Interning in Progress!

As I start my 7th week with Bham Pharma as a medical writing intern, I thought I would sit down and compile a list of top tips for starting out in medical writing. With no previous work experience within this sector, I was applying to medical writing positions from the outside looking in and found it difficult to know what medical writing was really like and what medical writers actually do. So, I am very grateful that I have been given this opportunity as an intern with Bham Pharma to allow me to do exactly that and I now have a much greater understanding of medical writing, as a whole.

I hope these tips will help you appreciate what is required to be a “good” medical writer and give you a general insight into this sector regardless of whether you are new to it or have 20 years of experience.

  1. Be methodical and organised. As medical writers work to deadlines, it’s a given that there will be an aspect of project management involved. What needs to be done? How long will this take (always overcompensate for this, especially as a junior!)? What needs to be done first? You can then work out how best to spend your time to always be one step ahead of any given deadline.
  2. Break it up. Having viewed documents that are over 100 pages long, with in‑depth tables and figures, it can be quite daunting to realise that at one point, you will start with a blank page and need to add in the information to build up a story. To add to the complexity, the document will be drafted, sent to the client, re-drafted, edited, finalised, and undergo a quality control (QC) check. Do not be overwhelmed by this, focus on one part of the process and document at a time. It takes many brains and pairs of eyes to take a document from beginning to completion.
  3. Attention to detail. This may come naturally or take more work, but it is hugely important to have good attention to detail. You will soon pick up what to look out for in a document (unnecessary spacing, formatting, grammar, etc.), and this will become second nature with time. It can also be helpful to come back to a document with fresh eyes, you will almost certainly spot something you missed last time. Never send something off that hasn’t been checked by you and someone else.
  4. Put in the work. If you know that you put in your best work, the less work your colleagues will have to do. If you can pick up the basics quickly, the steep learning curve that is medical writing should be that bit easier.
  5. Don’t be afraid to ask questions. There is no such thing as a stupid question, only the one you didn’t ask. Many things will be taken for granted and done automatically, so don’t be afraid to ask why something is done a certain way. There will often be a reason for it.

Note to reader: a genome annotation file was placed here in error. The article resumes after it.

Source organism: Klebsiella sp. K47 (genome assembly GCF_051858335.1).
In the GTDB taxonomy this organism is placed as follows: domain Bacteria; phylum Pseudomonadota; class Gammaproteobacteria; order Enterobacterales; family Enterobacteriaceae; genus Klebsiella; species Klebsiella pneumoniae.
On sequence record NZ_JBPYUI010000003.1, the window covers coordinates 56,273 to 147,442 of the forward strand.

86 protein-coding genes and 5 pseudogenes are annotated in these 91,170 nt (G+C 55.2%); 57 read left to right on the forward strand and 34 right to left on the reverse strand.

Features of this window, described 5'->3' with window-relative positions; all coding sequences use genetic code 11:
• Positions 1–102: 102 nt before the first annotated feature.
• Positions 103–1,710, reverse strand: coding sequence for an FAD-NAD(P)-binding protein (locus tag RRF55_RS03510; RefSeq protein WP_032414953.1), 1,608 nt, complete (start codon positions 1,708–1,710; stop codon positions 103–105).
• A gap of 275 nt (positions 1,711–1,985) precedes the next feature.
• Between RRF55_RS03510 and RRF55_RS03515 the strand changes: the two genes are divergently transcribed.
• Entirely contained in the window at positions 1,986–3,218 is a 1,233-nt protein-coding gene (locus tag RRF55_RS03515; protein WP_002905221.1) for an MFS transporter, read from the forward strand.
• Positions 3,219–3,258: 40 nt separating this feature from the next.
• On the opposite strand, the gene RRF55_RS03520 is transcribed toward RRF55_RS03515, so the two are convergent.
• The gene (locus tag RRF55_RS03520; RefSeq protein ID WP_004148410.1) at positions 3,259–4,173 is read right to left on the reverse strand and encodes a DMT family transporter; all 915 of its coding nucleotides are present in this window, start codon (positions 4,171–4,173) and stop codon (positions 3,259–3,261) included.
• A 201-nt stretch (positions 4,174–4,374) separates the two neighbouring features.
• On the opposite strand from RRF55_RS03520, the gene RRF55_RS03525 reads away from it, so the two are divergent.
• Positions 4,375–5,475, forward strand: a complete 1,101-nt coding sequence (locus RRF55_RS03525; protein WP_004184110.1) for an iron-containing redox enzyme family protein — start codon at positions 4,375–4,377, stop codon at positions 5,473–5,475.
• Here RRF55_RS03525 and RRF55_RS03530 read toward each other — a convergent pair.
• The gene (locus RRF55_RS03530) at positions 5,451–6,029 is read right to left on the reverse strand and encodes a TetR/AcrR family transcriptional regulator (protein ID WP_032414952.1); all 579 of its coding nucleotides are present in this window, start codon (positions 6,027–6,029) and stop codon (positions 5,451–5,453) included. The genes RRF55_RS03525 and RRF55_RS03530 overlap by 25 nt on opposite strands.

6. Make friends with Microsoft Word. I have quickly realised that I was only really scratching the surface of what Word can do (and still am!). Being able to successfully use Word to help you format and write a document is essential. If you can, try to get accustomed to using Word through practice and watch lots of YouTube videos, if you get stuck!
  7. Be an eager student. Can you help with projects? Be proactive in helping out on projects and working with others. The more exposure you have to different projects/documents/writing styles/therapeutic areas, the better. Make notes as you go of things you are learning – you will be surprised at how quickly this builds up.
  8. Be consistent. A key aspect of medical writing is consistency, and this is particularly important for regulatory writing. If something is written or formatted in a certain way, this should be followed throughout the rest of the document. This also comes back to having good attention to detail and being conscious of consistency.
  9. Learn the rules and exceptions. There are several rules when it comes to medical writing and these are often spelled out in company style guides. The guides will outline the expected way to write, and cover anything from spelling and punctuation, to referencing. I always have the style guide in front of me, as a reminder to align my writing with this guide. Some clients/companies will specify their desired style or have their own style guide, so learning the rules and when to make exceptions are key.
  10. Clarify. It never hurts to ask and clarify. If you are unsure about anything, show what you have and have not understood. If asked to complete a task, clarify what is being asked of you and you can never go wrong!

Although entering a new sector with little experience can be difficult, it is possible. It is ok to be a beginner and there is strength in showing a willingness and an ability to learn. Don’t underestimate previous experiences – even if it isn’t medical writing-related. Developing and growing as a medical writer will take time, I am excited about my future as a medical writer.

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Biotech, Medical Communications, Medical Devices, Medical Writing, Pharma, Staff, Training

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